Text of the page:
I may be shortening my life by living in Panama. Maybe I won’t have access to the latest and greatest medicine has to offer (like I could afford it in the US anyway.) But, maybe I will have a longer life here, less stress, better food, clean air, good community ties, and a happy mind. We all want to make our own decisions, to live how we want to live. As a nurse I saw people do things contrary to their health and best interests, but that is their right.  Do we keep people safe at the expense of allowing them to live their own lives? Do we take away so much of what makes life worth living? Thankfully there are innovative and caring people who are asking these questions and working hard to find better answers.

Anyway, read the book, have the conversations. As Jim Morrison said in Roadhouse Blues, the future is uncertain and the end is always near. But knowing that makes every day sweeter.

About Kris Cunningham

We live in David, Chiriqui Provence, Republic of Panama! This blog is about some of our experiences in our new country.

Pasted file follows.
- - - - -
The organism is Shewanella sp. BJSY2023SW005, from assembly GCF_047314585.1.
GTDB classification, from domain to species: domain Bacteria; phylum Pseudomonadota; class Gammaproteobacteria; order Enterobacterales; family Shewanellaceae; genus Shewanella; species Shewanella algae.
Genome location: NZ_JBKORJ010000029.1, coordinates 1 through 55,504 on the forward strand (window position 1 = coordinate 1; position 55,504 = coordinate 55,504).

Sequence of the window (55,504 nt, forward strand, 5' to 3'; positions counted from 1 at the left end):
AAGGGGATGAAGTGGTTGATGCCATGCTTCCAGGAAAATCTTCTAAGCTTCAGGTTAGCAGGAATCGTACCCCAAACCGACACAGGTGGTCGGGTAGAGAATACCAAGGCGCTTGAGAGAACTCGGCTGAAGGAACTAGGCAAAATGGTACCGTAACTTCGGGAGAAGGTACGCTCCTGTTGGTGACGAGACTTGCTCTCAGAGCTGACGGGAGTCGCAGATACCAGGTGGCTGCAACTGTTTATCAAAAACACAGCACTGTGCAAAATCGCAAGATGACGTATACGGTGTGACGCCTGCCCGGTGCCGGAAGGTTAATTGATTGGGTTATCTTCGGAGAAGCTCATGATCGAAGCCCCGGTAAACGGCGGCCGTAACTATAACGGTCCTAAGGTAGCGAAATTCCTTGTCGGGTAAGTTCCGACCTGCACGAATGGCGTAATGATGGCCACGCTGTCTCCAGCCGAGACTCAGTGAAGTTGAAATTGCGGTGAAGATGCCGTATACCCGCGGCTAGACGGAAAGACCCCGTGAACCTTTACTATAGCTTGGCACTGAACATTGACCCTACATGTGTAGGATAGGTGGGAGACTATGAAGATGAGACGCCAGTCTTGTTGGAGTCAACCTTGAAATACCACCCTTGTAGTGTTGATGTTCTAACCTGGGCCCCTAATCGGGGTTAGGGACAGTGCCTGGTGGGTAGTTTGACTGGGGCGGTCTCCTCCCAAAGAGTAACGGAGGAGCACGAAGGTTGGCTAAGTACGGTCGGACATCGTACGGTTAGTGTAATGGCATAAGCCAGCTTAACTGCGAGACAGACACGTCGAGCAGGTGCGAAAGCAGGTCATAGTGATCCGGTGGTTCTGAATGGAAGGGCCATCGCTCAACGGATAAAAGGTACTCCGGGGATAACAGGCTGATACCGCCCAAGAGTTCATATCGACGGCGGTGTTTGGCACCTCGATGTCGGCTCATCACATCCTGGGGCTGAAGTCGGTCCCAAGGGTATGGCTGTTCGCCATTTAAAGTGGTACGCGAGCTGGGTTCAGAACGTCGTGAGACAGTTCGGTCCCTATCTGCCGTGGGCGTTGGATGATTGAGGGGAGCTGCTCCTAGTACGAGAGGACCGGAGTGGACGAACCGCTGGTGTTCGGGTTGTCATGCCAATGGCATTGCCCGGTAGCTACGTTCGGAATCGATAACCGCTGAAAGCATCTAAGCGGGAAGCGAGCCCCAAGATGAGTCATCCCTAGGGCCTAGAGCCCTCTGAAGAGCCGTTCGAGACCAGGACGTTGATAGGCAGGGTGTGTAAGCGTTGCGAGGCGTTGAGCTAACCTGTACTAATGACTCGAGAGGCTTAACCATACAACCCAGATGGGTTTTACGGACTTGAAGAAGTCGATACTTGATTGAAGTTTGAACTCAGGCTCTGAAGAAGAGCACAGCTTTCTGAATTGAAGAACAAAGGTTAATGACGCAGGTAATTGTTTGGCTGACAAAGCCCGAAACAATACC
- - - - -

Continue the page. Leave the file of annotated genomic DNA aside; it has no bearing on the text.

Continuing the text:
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13 Responses to Being Mortal

  1. chugwa says:

    Kris another well written and thought about subject


  2. Donald Mack says:

    you write the truth and have many good words of wisdom, and my hats off to you for all your work in your field, I don’t think I could do it, you rock I was diagnosed with dementia but have been on meds Aricept, Depakote and some other things family has said my memory has gotten better and I even feel better but not sure if I got so bad I had to have 24 hour care that I wouldn’t want to be a burden on my loved ones that’s why I am looking for a place in panama while my mind still is good its time to travel take care bye


  3. jim and nena says:

    Hola Kris,
    just added it to my Christmas list. I am caught up on most of my reading, this looks like a good one. In addition to thinking about the medical issues, the other critical discussion must be about settling one’s affairs upon leaving this world. The survivors don’t need additional stress of figuring out what to do with your “stuff” once you are gone. Probably most of our arrivals were planned, the exit should get the same thinking.
    Above all, this is my favorite quote:
    – Do not take life too seriously. You will never get out of it alive. Elbert Hubbard


    • Great quote.